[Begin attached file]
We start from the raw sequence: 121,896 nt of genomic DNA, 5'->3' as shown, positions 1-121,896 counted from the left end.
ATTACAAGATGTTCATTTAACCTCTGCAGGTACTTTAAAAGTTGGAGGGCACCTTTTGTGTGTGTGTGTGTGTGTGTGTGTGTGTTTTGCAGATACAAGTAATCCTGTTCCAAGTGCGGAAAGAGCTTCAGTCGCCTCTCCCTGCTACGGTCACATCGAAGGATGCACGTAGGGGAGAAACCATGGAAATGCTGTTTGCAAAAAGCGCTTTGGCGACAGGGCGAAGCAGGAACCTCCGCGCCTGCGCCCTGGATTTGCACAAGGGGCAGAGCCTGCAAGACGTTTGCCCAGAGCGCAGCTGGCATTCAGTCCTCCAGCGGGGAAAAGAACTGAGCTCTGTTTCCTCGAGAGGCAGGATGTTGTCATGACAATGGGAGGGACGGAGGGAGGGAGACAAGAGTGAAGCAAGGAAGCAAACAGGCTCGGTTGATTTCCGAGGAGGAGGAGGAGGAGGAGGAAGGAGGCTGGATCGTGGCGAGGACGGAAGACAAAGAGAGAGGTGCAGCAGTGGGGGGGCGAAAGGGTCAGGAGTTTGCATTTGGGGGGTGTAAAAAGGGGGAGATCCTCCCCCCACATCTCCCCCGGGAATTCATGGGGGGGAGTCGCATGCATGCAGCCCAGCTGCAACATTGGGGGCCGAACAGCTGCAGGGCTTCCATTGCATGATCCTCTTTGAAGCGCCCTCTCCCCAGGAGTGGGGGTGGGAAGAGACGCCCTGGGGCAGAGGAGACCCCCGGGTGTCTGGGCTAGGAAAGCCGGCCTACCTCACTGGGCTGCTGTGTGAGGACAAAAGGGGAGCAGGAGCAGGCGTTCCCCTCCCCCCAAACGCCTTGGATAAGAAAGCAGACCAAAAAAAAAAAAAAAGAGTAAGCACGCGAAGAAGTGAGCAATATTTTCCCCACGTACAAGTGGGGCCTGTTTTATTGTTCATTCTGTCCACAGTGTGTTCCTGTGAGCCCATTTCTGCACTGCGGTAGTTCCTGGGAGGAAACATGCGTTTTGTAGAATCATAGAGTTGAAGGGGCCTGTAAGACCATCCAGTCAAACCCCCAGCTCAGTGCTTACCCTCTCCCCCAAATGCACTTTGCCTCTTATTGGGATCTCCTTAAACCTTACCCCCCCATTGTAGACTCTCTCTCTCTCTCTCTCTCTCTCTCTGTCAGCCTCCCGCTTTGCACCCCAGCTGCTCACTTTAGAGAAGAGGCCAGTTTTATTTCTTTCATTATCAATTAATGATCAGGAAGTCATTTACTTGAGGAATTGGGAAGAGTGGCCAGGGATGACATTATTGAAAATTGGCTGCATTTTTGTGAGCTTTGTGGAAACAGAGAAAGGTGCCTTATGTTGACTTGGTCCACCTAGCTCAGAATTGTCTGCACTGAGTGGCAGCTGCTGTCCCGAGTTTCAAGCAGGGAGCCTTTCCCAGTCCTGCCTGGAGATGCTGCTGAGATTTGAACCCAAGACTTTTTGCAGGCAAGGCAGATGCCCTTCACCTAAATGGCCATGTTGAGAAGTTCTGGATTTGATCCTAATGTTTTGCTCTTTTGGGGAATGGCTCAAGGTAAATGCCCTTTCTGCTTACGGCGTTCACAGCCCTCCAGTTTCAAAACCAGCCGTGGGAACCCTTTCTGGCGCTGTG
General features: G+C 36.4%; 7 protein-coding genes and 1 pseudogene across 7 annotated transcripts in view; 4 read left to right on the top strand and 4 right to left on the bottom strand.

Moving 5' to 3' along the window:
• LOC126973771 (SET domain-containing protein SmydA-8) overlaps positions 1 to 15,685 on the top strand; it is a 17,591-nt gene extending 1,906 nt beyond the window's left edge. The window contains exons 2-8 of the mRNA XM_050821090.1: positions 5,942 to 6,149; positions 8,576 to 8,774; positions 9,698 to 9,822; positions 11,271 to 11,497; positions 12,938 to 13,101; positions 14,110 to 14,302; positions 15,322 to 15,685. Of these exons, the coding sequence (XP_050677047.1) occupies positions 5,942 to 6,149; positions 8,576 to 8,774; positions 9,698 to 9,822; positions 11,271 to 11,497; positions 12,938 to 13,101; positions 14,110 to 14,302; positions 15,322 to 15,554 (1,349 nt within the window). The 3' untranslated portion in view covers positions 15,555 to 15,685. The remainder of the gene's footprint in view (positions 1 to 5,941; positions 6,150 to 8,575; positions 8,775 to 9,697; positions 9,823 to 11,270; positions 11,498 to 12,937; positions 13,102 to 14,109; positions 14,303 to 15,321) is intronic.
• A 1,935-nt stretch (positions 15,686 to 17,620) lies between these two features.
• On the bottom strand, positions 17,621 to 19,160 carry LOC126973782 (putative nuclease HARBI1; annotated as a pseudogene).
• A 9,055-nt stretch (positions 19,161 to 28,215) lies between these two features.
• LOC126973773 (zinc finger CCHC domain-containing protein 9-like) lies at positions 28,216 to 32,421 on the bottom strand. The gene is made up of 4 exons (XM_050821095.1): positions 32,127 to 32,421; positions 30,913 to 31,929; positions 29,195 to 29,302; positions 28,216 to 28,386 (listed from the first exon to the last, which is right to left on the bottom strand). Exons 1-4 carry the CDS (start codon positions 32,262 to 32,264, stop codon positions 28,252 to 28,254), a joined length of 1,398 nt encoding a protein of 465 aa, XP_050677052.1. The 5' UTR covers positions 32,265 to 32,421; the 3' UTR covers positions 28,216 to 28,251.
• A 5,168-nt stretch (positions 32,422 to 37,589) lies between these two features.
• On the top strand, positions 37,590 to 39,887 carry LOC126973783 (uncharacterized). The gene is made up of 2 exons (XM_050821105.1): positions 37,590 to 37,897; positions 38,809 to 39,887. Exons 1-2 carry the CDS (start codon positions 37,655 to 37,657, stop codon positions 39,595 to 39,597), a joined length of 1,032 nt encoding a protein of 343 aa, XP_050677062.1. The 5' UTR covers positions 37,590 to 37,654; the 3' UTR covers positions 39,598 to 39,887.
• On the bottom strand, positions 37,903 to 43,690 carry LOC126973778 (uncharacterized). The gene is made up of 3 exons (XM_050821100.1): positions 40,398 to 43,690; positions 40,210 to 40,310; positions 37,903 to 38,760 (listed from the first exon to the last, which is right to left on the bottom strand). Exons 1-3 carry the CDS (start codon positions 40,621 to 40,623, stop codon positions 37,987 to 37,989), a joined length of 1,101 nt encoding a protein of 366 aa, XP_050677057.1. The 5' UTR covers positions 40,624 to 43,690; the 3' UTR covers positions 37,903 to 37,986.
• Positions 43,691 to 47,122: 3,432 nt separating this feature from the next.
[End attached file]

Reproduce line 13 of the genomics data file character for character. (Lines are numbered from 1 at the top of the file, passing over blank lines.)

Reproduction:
• Positions 43,691 to 47,122: 3,432 nt separating this feature from the next.